Over the next few weeks, I’m going to post four or five short pieces that explore the different ways that approaches to Christian mission can be categorised. I’m sure that this isn’t new, but it’s the first time I’ve done it. These are not academic posts, so don’t expect lots of footnotes and references. This article looks at the way in which people find justification for mission in the Bible.
I think it is fairly safe to say that most evangelical writers agree that the Bible talks about mission. They may disagree about what mission is, exactly (we’ll come back to this), but they do find it in the Bible. That being said, there is not universal agreement about how exactly the Bible talks about mission.
Mission in The Bible
The most common way in which people find justification for mission in the Bible is by finding passages which teach about it. For some authors, this doesn’t go much beyond quoting the ‘Great Commission’ in Matthew 28:19, 20. Others will go well beyond this; quoting Luke 4, John 20, the book of Jonah and a myriad of other texts to show that the Bible sees mission as very important.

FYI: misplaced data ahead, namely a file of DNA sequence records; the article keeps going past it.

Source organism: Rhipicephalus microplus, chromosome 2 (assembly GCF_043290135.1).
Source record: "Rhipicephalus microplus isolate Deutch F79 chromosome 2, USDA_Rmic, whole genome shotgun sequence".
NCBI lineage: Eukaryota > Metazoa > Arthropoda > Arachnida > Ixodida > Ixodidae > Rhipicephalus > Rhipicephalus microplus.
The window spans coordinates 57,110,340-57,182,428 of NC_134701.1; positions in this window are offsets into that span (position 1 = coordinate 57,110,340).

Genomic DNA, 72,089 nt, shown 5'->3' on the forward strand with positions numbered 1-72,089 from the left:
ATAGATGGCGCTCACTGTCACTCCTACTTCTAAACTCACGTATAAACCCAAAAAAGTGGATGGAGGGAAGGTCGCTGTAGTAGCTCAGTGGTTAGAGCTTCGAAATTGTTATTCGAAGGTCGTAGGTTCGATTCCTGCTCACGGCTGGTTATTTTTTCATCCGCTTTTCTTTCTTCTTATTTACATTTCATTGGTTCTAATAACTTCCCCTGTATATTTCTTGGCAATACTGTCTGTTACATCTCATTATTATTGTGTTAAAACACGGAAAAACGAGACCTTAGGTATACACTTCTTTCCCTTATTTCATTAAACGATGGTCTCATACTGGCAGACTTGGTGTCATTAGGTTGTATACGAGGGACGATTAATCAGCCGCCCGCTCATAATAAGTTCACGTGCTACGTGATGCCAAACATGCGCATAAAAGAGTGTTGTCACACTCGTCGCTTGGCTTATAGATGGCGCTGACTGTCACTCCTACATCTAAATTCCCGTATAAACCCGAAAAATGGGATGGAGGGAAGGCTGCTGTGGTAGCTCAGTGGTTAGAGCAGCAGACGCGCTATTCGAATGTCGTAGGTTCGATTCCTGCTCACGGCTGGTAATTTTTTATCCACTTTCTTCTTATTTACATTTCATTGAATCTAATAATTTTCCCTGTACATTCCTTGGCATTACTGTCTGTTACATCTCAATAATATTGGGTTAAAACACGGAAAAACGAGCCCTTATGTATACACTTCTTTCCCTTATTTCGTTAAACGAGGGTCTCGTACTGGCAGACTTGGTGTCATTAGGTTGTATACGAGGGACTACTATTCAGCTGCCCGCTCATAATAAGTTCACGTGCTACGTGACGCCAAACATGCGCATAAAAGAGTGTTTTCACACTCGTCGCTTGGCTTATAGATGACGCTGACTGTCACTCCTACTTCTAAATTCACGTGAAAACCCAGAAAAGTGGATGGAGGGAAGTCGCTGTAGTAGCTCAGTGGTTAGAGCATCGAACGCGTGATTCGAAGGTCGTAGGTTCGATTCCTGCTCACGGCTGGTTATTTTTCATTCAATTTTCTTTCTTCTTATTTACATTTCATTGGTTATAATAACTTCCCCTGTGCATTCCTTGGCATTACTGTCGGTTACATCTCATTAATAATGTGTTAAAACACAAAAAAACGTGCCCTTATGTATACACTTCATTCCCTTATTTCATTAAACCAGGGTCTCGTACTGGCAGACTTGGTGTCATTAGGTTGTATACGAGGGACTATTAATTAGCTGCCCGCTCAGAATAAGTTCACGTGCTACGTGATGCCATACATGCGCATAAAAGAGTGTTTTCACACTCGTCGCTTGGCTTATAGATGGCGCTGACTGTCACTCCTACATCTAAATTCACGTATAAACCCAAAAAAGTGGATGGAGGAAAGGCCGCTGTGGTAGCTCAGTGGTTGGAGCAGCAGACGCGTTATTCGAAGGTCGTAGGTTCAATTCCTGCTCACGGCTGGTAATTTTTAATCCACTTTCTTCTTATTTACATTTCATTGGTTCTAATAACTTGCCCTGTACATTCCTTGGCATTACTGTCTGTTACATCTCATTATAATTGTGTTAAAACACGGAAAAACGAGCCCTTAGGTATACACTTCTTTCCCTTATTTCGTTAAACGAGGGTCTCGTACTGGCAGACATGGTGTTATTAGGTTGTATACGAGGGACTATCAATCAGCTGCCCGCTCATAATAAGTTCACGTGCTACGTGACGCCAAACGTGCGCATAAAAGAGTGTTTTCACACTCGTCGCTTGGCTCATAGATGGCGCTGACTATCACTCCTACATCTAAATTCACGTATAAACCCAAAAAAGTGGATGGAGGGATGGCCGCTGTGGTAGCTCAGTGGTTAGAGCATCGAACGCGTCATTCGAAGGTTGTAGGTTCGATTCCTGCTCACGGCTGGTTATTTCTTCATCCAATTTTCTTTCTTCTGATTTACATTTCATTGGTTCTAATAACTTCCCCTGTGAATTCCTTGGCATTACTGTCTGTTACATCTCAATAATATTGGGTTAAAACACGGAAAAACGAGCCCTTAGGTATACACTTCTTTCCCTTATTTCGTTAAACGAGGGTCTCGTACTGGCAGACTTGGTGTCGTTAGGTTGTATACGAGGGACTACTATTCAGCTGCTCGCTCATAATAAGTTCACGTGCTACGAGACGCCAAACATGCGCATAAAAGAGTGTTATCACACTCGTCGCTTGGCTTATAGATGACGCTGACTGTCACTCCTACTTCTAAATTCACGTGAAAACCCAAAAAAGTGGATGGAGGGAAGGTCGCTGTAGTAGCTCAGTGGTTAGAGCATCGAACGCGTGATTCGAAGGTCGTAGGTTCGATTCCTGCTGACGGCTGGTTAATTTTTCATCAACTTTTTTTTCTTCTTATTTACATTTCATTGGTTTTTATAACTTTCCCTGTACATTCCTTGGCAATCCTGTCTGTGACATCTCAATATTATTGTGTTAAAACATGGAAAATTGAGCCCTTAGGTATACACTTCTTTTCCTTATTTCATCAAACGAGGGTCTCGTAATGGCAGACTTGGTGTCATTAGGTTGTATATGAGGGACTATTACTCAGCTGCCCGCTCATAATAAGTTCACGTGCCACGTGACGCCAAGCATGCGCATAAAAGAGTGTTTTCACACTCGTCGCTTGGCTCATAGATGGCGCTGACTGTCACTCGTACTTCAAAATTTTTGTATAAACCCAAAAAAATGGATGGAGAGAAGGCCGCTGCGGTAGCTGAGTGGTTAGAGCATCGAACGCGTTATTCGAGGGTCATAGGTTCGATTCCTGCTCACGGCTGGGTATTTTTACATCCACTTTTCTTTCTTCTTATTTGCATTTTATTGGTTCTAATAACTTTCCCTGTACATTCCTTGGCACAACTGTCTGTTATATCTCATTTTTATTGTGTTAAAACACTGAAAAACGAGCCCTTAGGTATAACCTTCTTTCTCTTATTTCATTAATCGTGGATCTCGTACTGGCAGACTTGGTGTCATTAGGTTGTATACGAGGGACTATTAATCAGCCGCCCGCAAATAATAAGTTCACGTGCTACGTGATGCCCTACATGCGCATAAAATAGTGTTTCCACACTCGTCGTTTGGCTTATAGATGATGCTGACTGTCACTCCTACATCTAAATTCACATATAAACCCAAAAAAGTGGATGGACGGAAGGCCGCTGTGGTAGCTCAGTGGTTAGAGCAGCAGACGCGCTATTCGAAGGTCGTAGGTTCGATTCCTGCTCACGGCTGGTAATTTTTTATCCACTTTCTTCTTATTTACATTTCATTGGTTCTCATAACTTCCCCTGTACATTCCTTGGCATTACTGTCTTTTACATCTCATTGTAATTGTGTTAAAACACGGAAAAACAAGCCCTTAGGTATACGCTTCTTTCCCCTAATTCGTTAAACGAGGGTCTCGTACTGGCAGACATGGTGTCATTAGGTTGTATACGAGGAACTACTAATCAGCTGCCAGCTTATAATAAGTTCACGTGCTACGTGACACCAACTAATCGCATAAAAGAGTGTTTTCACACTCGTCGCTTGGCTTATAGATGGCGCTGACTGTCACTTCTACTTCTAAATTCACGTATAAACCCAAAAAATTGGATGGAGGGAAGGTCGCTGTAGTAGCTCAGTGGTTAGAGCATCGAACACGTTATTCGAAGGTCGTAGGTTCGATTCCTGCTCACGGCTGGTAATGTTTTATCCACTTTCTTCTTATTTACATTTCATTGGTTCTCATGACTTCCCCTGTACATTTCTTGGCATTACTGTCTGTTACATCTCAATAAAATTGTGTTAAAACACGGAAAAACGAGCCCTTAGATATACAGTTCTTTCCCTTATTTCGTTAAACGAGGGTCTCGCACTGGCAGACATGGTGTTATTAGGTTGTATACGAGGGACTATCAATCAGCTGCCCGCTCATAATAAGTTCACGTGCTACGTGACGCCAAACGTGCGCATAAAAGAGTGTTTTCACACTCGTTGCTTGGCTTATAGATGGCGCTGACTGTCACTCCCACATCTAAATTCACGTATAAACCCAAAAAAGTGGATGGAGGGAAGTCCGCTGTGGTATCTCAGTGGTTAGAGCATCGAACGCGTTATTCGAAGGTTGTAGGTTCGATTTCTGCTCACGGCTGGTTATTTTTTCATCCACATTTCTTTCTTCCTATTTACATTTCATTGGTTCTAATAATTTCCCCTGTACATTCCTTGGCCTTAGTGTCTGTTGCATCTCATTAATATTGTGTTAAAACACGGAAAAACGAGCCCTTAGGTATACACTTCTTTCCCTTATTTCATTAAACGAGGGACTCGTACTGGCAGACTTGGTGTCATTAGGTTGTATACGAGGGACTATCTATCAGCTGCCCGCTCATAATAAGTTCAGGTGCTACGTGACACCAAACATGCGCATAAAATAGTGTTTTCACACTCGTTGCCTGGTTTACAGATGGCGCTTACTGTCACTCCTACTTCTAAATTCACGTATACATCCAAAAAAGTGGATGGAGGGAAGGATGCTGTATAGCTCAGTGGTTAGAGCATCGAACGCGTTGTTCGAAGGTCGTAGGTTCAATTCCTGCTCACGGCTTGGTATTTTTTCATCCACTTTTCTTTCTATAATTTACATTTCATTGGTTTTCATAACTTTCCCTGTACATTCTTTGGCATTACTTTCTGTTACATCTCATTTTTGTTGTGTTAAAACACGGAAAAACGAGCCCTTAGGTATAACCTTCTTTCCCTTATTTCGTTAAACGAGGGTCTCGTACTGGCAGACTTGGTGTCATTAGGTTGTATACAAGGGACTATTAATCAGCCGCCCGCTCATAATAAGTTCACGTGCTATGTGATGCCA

The Bible As Mission
At the other end of the scale is an approach which says that the justification for mission is found not in individual texts, but in the whole narrative of the Bible. The Bible itself is a missional document. At first glance, this might seem as though we are splitting hairs, but the difference is quite profound. The Bible as Mission (or missional hermeneutic) approach, essentially says that God’s mission to the world is primary and that Scripture both emerges from and tells the story of that mission. The other, more common approach, starts with the Bible as a book which has many themes, of which mission is one.
For my own part, I tend to prefer the ‘Bible as Mission’ approach, I think it provides a coherence to the Bible and God’s activity in the world, which is difficult to find otherwise. If you’d like to read more about it, the classic text is The mission of God: Unlocking the Bible’s Grand Narrative by Chris Wright. Though if you do not want to buy or read such a large book, you can get a good feel for his argument from this (much shorter) pdf. That being said, I would not wish to turn my back on the other approach entirely. It is well worth reading What Is the Mission of the Church by DeYoung and Gilbert who make a strong case for the ‘Mission in the Bible’ approach, while raising some interesting criticisms of Chris Wright’s work.
Pragmatically, I suspect that I live somewhere on a continuum between these two approaches. What about you?